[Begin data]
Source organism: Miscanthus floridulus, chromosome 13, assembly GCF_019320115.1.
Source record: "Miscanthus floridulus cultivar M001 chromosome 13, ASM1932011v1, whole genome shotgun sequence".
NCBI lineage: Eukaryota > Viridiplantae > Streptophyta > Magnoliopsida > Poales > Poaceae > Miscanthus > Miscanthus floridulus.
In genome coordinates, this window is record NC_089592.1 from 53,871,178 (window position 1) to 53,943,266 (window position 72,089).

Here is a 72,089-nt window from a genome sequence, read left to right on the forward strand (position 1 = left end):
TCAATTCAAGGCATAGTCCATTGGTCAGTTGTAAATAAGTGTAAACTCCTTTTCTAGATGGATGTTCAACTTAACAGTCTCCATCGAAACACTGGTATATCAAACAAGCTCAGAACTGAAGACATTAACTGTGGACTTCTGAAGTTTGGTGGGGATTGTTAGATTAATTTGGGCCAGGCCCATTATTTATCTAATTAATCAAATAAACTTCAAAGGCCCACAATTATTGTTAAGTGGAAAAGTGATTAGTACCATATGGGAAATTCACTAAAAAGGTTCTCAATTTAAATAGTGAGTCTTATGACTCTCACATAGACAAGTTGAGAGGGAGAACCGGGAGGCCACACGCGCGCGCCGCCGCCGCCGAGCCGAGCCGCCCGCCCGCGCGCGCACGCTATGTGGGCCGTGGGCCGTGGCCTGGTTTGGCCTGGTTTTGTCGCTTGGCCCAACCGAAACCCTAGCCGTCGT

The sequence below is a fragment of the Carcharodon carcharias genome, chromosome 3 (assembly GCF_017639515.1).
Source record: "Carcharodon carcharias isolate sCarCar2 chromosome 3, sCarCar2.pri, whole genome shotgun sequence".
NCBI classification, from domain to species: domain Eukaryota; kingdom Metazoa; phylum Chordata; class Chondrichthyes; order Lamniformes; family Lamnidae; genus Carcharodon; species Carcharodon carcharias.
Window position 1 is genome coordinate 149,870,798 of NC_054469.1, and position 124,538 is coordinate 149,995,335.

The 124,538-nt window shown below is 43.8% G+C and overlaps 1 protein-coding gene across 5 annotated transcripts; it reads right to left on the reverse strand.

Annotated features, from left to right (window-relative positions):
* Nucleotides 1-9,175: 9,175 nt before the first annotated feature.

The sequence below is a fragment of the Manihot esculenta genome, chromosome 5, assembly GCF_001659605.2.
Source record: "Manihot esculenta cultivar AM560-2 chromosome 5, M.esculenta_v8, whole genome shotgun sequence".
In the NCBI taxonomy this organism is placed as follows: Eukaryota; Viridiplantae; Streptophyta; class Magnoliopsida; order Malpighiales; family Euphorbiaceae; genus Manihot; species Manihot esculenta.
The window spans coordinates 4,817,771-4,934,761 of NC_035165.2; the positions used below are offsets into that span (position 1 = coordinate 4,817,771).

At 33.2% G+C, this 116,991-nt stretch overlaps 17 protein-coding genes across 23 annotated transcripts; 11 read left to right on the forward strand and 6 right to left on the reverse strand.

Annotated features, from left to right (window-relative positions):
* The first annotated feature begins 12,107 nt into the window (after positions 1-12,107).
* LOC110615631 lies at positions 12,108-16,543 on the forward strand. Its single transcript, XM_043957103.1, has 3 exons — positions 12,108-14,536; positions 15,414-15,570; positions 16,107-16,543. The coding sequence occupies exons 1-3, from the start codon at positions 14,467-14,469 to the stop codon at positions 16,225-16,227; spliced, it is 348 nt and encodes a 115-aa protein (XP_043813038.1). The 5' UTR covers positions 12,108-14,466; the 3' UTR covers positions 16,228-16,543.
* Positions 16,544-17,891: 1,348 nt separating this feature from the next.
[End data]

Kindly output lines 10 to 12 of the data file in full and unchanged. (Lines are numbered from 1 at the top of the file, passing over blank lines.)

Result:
Window position 1 is genome coordinate 149,870,798 of NC_054469.1, and position 124,538 is coordinate 149,995,335.

The 124,538-nt window shown below is 43.8% G+C and overlaps 1 protein-coding gene across 5 annotated transcripts; it reads right to left on the reverse strand.

Annotated features, from left to right (window-relative positions):